Your Content Marketing Is a Joke (Or It Should Be)

Your Content Marketing Is a Joke (Or It Should Be)

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Editor’s Note: Meet Armando Roggio at Ignite 2015, our conference on Sept. 16 and 17 in Dallas, where he’ll co-present three sessions: “How to Build an Ecommerce Brand (and Reduce Reliance on Paid Traffic),” “Content Marketing Essentials: Attracting and Engaging Shoppers, for Higher Conversions,” and “Ecommerce Opportunities for Brick-and-mortar Merchants.”

Content marketing helps many companies attract new customers, build lasting relationships with existing customers, and sell more. If your company is using content, but not experiencing growth, try making your content more of a joke.

Humor can be a powerful tool for content marketers. Remember, content marketing often works best when it is (a) useful, (b) informational, or (c) entertaining. Humor is entertaining.

Dollar Shave Club Got 12,000 Subscribers in 48 Hours

As a somewhat extreme example, consider the Dollar Shave Club’s “Our Blades are F***ing Great” video released in March 2012. According to published reports, the company got 12,000 new monthly subscribers within just 48 hours of posting the video on YouTube.

At the time of writing, the video had more than 19.6 million views on YouTube alone, so it may be safe to assume that over time this particular piece of content generated even more interest in the company, lots of additional traffic to the Dollar Shave Club website, and, perhaps, a great number of paying subscribers.

So how is it that a video about low-cost, disposable razors could do so much to grow an ecommerce business? The answer is humor. The video is funny. But this assessment leads to a second, harder to answer question. Why is it funny?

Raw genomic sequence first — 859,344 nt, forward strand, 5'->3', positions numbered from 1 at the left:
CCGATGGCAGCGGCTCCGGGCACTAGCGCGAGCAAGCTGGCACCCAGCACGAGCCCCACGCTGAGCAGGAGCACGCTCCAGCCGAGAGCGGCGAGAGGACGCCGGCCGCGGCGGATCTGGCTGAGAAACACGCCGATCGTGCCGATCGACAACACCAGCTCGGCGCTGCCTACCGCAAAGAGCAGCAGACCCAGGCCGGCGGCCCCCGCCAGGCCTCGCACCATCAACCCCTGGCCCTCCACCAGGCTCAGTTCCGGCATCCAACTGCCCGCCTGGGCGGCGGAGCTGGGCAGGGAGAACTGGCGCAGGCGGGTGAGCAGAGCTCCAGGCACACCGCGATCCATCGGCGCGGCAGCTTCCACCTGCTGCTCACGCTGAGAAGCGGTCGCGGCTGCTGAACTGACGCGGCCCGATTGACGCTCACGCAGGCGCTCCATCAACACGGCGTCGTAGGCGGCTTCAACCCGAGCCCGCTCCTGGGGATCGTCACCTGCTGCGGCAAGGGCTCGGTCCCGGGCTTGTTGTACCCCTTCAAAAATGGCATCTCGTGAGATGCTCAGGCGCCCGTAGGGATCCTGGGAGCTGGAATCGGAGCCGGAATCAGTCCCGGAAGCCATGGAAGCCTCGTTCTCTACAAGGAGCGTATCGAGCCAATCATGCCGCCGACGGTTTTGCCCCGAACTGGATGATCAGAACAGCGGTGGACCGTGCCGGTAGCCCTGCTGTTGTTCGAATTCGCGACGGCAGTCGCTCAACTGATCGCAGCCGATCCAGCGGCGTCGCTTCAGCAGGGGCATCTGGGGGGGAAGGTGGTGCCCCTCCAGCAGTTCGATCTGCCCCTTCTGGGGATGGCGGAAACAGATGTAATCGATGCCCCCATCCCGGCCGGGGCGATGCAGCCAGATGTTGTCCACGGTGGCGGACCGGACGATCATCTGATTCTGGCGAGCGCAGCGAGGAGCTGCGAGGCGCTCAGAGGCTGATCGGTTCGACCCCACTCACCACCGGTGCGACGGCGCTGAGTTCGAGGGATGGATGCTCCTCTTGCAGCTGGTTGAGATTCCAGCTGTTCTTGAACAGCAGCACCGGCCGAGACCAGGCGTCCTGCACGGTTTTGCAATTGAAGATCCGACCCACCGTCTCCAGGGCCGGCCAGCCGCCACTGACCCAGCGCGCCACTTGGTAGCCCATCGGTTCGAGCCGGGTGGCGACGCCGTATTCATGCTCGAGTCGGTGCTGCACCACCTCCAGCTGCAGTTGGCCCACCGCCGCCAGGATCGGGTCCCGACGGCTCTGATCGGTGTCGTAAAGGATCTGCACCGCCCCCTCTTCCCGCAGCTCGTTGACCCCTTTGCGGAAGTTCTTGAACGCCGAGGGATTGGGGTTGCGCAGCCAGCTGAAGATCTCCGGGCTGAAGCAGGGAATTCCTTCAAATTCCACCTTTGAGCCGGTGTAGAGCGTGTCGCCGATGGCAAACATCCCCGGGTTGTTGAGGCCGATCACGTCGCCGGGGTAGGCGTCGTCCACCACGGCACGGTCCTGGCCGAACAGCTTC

The Benign Violation Theory of Humor

The “Our Blades are F***ing Great” video might be funny simply because Dollar Shave Club used one f***ing word and created a benign violation.

Seeking to integrate several humor theories and building on work from linguist Tom Veatch, the authors of the book The Humor Code, Caleb Warren and A. Peter McGraw, developed the Benign Violation Theory of Humor to explain why folks find things funny. This theory suggested that something is funny (humor occurs) when and only when three conditions are present — when the situation being described is perceived to be:

  • A violation of the expected norm;
  • Benign so that the person reading, watching, or experiencing the content is safe;
  • Both the violation and the safety, if you will, are experienced at the same time.

When folks encounter a benign violation, humor is usually the result.

“The first thing that you learn when you study humor is how important it is, “said McGraw in avideo about how to be funny. “That it’s just an essential part of the human condition. It’s something that people pursue in their leisure life in their relationships, and it ends up being a really great tool.”